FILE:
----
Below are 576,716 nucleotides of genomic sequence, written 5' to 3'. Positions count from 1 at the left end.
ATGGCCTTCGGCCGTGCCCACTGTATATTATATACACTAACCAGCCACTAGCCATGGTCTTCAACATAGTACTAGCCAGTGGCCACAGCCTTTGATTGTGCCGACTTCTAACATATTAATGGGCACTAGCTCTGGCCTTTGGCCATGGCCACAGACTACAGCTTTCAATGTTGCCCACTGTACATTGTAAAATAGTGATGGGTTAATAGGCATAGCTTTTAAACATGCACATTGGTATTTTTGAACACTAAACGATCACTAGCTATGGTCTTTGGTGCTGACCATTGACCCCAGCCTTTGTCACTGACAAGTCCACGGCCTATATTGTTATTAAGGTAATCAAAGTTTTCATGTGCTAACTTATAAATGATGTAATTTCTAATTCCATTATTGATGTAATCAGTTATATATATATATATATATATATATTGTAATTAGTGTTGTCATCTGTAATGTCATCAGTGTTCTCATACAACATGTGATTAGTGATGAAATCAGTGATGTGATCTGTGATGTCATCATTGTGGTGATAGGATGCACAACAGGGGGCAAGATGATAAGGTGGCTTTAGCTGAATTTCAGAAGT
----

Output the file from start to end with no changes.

Below are 576,716 nucleotides of genomic sequence, written 5' to 3'. Positions count from 1 at the left end.
ATGGCCTTCGGCCGTGCCCACTGTATATTATATACACTAACCAGCCACTAGCCATGGTCTTCAACATAGTACTAGCCAGTGGCCACAGCCTTTGATTGTGCCGACTTCTAACATATTAATGGGCACTAGCTCTGGCCTTTGGCCATGGCCACAGACTACAGCTTTCAATGTTGCCCACTGTACATTGTAAAATAGTGATGGGTTAATAGGCATAGCTTTTAAACATGCACATTGGTATTTTTGAACACTAAACGATCACTAGCTATGGTCTTTGGTGCTGACCATTGACCCCAGCCTTTGTCACTGACAAGTCCACGGCCTATATTGTTATTAAGGTAATCAAAGTTTTCATGTGCTAACTTATAAATGATGTAATTTCTAATTCCATTATTGATGTAATCAGTTATATATATATATATATATATATATTGTAATTAGTGTTGTCATCTGTAATGTCATCAGTGTTCTCATACAACATGTGATTAGTGATGAAATCAGTGATGTGATCTGTGATGTCATCATTGTGGTGATAGGATGCACAACAGGGGGCAAGATGATAAGGTGGCTTTAGCTGAATTTCAGAAGT